Virtual reality headsets have made massive advancements in recent years, especially when compared to the devices' early developer kits. But one area that still causes varying degrees of discomfort for many VR users is the sensation of motion sickness that often comes when using the likes of the Rift, Vive, and Gear VR.
While there are a few factors that contribute to virtual reality motion sickness, such as low, juddering framerates, the main problem is that when using VR our eyes trick us into thinking we're moving while the inner ear tells us we're standing still.
The issue is one that the Mayo Clinic has been working on the last 11 years, and was initially developed at its Aerospace Medicine & Vestibular Reseach Lab for the US defense department as a way of helping pilots who were experiencing sickness from the flight simulators.
The clinic came up with a technology called Galvanic Vestibular Stimulation (GVS), which uses electrodes to trick the inner ear into thinking the body is moving. When synchronized with what's being viewed in virtual reality, the system can reduce or eliminate motion sickness. It also has medical applications, such as helping stroke victims regain their balance.
The GVS technology has been licensed to vMocion, a Los Angeles-based startup, for use in the media and entertainment industries. The company said it can convert simulated motion from existing 2D and 3D content into GVS simulation, so developers won't be required to add additional code into their games to make the technology work.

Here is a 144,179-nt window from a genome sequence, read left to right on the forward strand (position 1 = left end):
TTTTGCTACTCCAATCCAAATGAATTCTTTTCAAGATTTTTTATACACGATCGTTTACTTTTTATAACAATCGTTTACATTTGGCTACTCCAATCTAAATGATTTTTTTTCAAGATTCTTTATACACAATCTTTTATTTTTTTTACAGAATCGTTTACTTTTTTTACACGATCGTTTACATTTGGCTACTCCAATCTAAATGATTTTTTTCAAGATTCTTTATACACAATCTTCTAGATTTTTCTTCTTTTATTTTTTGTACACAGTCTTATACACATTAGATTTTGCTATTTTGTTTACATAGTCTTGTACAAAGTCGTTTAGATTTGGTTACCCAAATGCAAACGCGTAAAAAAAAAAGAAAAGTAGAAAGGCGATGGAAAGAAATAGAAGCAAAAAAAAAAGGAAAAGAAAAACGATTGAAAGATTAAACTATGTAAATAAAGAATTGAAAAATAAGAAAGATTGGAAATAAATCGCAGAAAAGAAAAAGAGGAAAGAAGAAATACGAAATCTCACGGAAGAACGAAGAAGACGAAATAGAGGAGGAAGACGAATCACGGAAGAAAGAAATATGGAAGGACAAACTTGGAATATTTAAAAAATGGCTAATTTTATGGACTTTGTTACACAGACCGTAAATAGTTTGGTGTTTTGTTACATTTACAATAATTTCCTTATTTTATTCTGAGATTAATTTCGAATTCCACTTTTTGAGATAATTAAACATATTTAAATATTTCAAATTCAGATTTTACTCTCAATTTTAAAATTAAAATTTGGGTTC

Earlier this month, we reported that Samsung had unveiled the Entrim 4D headphones that also tricked people into thinking they were moving by sending low-voltage electrical signals into the inner ear. Speaking to TechCrunch, Dr. Michael Cevette, chair of the audiology department at the Mayo Clinic, said the difference between the two devices was similar to the differences between the Gear VR and Oculus Rift. While Entrim 4D uses a pair of electrodes to measure movement around a fixed point, vMocion allows three-dimensions of motion stimulation.
The GVS technology uses four electrodes placed behind each ear, on the forehead and on the back of the neck, which are "all linked in real-time so that any movement in the visual field launches a synchronized GVS command," according to Cevette.
vMocion 3v platform is available for licensing now. If motion sickness continues to be a problem for many new VR users, we could see the technology appear in commercial products sooner rather than later.